“This could be achieved through a licensing system, binding agreements or regulations with administrative monetary policies,” the report said.
Despite pushback from foreign online platforms that said they were already investing and contributing to the creative ecosystem, Yale said “the majority insisted on binding measures to ensure funding remains available for Canadian content in the face of market failures.”
Yale’s 57-page interim report updates what the panel has heard from stakeholders. Final recommendations are expected in January.
As such, the report is really a summary of findings. But still, it gives clues to what is top of mind with the legislative review panel, and where they may be going with their ultimate recommendations to government. That includes the issue of maintaining local news content in Canada.
“Many interested parties commented on the devastating effect that the transfer of advertising revenue to digital platforms has had on the Canadian media environment,” said the report. “This is particularly on the business models of print media, private broadcasters, and to a lesser extent, the public broadcaster.”
The revenue migration has affected the ability of legacy publishers and broadcasters to produce local content.
“They emphasized the survival of local media to the vitality of democratic debate, especially in an era of media consolidation and misinformation.”
The CBC was also singled out by interested parties who recognized the “fundamental” role the public broadcaster played in Canadian culture.
More stable funding mechanisms, and even increased funding for the CBC to levels comparable to funding of public broadcasters in other countries has been suggested as a solution. However, the private sector media said the CBC should not be in competition with them, especially for advertising revenue. That was true also for Indigenous media, said the report.
“As the findings show, we now have broad agreement in the sector that short-term measures are needed to ensure foreign digital services are doing their part,” said Directors Guild of Canada executive director Dave Forget. “We call on both the government and the commission to act.”
The panel also acknowledged that “almost all interested parties” had advocated that there should be equity in the application of sales taxes between Canadian and foreign companies.
“They submitted this would put an end to the competitive disadvantage currently faced by Canadian companies, which also have obligations with respect to the creation and distribution of Canadian content.”
But Yale said the so called “Netflix tax” requiring online digital platforms to collect sales taxes similar to other Canadian companies was outside the scope of the “communications legislative framework.”
Former heritage minister Mélanie Joly had also said earlier that it was up to the finance ministry to enforce the tax regulations.
Looking at the issue of Canadian content in the digital age is not the only mandate of the committee.
Reducing barriers to telecommunications networks, revamping the regulatory framework and looking at the rights of digital consumers are part of the framework.
The last issue is particularly charged, with an election on the horizon.
“Digital platforms have considerable power regarding what information is presented to Canadians as news and fact,” said the report. “This can lead to the removal of credible sources of news and the rapid dissemination of misinformation.”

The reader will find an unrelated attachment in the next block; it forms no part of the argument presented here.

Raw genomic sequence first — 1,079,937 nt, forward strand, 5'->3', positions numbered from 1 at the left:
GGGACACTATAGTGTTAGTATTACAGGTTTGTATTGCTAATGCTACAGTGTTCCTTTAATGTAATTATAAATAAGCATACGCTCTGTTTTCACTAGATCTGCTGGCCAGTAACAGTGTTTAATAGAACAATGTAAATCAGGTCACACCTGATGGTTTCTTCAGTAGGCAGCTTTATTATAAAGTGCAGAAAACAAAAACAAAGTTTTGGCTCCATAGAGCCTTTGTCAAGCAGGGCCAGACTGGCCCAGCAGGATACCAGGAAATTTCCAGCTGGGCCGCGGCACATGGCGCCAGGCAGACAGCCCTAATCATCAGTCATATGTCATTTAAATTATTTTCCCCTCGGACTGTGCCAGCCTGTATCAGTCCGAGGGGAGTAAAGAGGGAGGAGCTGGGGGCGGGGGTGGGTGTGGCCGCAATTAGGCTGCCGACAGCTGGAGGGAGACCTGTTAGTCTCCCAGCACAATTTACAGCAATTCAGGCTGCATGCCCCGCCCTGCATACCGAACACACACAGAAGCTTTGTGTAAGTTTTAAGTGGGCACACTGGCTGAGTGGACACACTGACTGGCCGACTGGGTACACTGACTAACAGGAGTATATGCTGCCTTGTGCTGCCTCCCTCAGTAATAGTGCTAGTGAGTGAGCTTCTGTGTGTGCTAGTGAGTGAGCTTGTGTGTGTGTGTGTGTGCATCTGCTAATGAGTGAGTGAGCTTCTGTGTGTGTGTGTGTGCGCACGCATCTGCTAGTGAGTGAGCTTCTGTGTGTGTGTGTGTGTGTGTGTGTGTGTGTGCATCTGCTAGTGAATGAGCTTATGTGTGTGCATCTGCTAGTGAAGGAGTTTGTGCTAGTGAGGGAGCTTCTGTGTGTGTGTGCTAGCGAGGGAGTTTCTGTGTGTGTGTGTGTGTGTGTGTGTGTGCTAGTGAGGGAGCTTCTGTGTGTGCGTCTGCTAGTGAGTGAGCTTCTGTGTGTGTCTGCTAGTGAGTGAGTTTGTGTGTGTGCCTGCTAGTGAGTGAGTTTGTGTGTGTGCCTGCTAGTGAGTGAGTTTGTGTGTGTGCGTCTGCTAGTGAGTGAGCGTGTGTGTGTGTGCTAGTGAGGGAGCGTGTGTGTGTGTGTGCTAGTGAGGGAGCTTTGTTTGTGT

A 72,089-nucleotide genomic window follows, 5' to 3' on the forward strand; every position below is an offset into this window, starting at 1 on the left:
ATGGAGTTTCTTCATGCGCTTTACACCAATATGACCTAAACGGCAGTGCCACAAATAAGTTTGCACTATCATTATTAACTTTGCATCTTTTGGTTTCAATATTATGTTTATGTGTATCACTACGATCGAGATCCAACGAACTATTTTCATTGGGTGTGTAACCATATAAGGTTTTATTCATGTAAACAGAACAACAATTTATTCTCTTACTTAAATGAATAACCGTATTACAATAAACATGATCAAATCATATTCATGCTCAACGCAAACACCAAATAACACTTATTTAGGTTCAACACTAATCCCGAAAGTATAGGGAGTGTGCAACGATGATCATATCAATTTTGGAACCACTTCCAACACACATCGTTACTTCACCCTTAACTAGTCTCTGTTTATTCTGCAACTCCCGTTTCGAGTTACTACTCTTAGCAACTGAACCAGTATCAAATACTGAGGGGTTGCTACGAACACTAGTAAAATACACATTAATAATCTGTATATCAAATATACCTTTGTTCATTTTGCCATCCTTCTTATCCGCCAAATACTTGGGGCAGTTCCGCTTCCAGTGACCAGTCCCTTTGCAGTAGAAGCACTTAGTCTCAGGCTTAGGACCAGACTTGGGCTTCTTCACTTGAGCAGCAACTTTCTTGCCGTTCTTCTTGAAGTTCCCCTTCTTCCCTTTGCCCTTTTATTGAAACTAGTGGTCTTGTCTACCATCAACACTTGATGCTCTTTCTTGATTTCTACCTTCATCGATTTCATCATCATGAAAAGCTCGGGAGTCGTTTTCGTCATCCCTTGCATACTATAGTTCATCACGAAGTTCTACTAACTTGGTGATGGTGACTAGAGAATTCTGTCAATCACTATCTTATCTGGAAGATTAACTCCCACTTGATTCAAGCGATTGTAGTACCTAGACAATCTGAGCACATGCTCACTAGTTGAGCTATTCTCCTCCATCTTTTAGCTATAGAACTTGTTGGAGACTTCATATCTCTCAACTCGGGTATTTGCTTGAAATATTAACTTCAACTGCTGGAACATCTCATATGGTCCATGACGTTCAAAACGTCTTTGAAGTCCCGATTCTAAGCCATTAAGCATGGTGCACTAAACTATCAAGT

Some suggestions the panel is looking at include more regulation on digital platforms and improving digital literacy to combat fake news.
Privacy is another issue with consumers in danger of “having their personal information used in ways that may cause personal or collective harm.”
Placing foreign digital platforms under the authority of regulators such as the Canadian Radio-television and Telecommunications Commission, the privacy commissioner or the competition bureau are some ways the panel are looking at ensuring regulation.
Network security and reliability are also part of the discussion. Investments are needed to address security risks and to defend against cyber attacks.
“Critical infrastructure and systems are vulnerable to threats carried over telecommunications networks,” said the report.
Some of the recommendations will come too late for the ongoing issues facing the Trudeau government. The Liberals have said they will decide before the election whether to allow Chinese equipment maker Huawei to supply equipment for Canada’s new cellular networks amid concerns of spying.
Not everyone was happy with the interim report. Watchdog group Friends of Canadian Broadcasting called the release a “non-event,” saying the Liberal government had taken too long to address overhauling digital services.
“Every day that passes is another day for Netflix to profit and steal market share from Canadian competitors, thanks to inexplicable inaction from Canadian politicians and regulators,” said Daniel Bernhard, spokesperson for the group.
Reshaping the nation’s broadcasting and telecommunications laws was never going to be an easy task. But given the level of disruption in the industry this will not be a short-term fix.
The panel read through 2,085 formal submissions and letters, including holding 12 conferences across Canada.
“We must think not about what will serve Canada and Canadians well for the next few years, but for the next full generation at least,” Yale said in a speech at the Canadian Telecom Summit in Mississauga last month.
“Our horizon cannot be restrained to the next election or the next rollout of new technologies,” she said. “It must be cast further ahead.”
© Toronto Star